Our answer: It’s an interesting thing to think about, and obviously Izzo and staff are doing something right to land the likes of Bates, Christie and (hopefully) Boakye later today. However, honestly, I don’t think Izzo has really changed what he’s been doing throughout his entire career all that much— obviously I’m not part of these meetings, so I don’t know what exactly is being said. But I just think more highly-rated athletes have finally taken notice of what he has accomplished and built in East Lansing. They see the loyalty and determination of Izzo, and that really hit home for players like Bates and Christie, as both mentioned Izzo and his loyalty to them as key selling points in their recruitment. But Izzo is still recruiting in-state and Midwest kids, still targeting “OKGs (our kind of guys) and still recruiting the right way (the clean way). I always found it funny that people have criticized Izzo in the past for not cheating in order to land top recruits.

To answer the second part of your question, Izzo still values local recruits and it is a bit of a mixed bag throughout the country. Pierre Brooks II is a Detroit kid. Jaden Akins is another in-state product who the experts predict will wear green and white. Boakye is from Mississauga, Ontario, which is just a little over a four-hour drive to East Lansing. Christie has said that playing close to his hometown of Rolling Meadows, Illinois was important to him. Obviously, East Lansing is just over an hour-drive from Bates’ home in Ypsilanti. It certainly doesn’t hurt that these prospects play high school ball in close proximity to Michigan State University. It also just so happened that Izzo and the staff were able to connect with the top talent in the 2021 and 2022 classes, and those players share the same values that the MSU program preaches. I don’t think Izzo would necessarily not make a recruit he wants at his program a priority simply because they live further away. Look at the 2019 class — Julius Marble was from Texas and Malik Hall played in Kansas (although he’s originally from the Chicago area). Then coming in this season is Mady Sissoko, who originally hails from Mali and played high school ball in Utah. AJ Hoggard, also a 2020 prospect, is originally from Pennsylvania and plays for Huntington Prep in West Virginia (same high school as Miles Bridges). With that said, I do think it has been easier for Izzo and company to build relationships with prospects who are closer in proximity and more easily accessible.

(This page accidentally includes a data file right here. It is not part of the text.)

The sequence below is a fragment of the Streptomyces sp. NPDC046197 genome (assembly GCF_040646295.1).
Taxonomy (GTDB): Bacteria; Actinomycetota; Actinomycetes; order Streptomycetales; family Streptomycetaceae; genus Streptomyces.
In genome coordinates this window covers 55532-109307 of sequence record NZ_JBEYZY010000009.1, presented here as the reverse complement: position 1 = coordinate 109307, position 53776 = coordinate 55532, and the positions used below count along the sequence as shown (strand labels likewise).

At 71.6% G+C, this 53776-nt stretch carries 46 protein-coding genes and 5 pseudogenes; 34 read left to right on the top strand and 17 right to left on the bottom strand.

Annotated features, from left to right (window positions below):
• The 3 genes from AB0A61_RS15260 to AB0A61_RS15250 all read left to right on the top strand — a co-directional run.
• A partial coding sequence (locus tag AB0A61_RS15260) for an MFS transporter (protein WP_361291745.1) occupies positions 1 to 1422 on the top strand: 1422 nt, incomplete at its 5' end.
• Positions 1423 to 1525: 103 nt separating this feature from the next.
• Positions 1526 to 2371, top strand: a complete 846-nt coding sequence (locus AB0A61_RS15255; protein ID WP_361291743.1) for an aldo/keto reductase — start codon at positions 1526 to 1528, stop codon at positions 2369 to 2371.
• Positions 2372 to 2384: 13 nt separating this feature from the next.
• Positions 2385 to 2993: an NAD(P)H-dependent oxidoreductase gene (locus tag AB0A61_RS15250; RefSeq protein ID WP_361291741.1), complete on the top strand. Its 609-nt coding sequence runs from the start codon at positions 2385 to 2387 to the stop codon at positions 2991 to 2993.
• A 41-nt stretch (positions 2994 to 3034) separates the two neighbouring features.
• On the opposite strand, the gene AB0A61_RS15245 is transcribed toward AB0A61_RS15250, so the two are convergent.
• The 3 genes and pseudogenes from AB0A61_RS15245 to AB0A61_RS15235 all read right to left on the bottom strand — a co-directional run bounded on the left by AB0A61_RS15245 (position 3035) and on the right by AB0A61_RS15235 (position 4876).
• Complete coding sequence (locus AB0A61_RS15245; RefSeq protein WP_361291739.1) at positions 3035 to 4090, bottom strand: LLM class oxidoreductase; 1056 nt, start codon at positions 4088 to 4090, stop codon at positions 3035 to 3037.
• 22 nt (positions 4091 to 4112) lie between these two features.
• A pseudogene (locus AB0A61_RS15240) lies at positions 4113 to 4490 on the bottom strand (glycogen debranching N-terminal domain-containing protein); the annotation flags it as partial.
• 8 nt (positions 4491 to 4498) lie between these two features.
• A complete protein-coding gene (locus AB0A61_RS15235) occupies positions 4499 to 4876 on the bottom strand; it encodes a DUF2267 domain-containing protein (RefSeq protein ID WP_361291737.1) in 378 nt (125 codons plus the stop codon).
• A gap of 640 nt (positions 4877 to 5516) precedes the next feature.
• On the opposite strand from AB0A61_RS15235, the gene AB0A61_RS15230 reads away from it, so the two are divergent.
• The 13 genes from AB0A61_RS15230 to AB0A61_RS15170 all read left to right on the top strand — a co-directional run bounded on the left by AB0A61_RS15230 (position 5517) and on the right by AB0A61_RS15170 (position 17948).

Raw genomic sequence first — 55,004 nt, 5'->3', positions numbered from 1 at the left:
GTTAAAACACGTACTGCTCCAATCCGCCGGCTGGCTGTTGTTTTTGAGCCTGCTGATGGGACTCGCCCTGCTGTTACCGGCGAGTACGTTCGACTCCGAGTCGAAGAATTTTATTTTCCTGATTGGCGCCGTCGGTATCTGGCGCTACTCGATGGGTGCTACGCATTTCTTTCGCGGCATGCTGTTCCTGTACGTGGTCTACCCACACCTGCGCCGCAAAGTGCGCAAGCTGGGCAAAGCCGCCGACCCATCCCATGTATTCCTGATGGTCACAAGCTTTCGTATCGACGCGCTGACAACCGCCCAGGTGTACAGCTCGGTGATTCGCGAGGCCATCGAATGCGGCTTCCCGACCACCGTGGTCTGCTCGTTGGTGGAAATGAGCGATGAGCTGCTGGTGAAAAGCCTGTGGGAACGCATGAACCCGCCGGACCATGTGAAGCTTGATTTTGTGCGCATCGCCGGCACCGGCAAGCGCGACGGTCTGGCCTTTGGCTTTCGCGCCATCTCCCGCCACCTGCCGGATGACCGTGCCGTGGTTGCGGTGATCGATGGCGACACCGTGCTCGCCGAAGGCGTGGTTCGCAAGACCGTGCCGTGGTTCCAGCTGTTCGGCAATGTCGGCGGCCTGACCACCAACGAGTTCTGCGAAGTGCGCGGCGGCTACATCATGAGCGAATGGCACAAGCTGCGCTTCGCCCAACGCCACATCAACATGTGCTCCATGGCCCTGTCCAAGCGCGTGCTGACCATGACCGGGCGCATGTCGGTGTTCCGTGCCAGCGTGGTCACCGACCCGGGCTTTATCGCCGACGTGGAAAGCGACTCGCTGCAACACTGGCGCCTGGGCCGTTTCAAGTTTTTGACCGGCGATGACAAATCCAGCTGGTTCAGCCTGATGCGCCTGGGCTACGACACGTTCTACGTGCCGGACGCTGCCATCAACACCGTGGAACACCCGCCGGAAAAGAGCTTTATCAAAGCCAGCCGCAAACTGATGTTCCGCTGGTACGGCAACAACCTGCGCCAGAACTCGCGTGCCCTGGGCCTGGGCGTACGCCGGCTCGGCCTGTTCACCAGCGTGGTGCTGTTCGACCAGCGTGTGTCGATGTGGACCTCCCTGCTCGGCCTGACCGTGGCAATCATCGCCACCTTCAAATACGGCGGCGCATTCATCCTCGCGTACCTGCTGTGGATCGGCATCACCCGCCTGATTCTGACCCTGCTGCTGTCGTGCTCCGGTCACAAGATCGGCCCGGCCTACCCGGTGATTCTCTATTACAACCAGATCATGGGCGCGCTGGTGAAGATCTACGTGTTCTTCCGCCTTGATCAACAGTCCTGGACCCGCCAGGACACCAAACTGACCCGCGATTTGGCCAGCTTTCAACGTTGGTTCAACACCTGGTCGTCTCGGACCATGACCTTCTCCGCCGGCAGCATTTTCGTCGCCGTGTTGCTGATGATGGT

Perhaps, another reason for the recent recruiting success, too, is that Izzo is seemingly more willing to work with these kinds of otherworldly talented players and give them more leeway. For example, look at how he handled Rocket Watts last season. Watts really struggled to start the season (which we later found out was at least partially due to injury). Usually Izzo would be quick to pull a player who is struggling physically and making mental mistakes, but he gave Watts a long leash. Even this late in his career, Izzo is still showing growth and adaptability. Perhaps others took notice of that. And, of course, players like Bates and Christie committing to the Spartans is going to put MSU even further into the spotlight in terms of the future recruiting of top-rated athletes.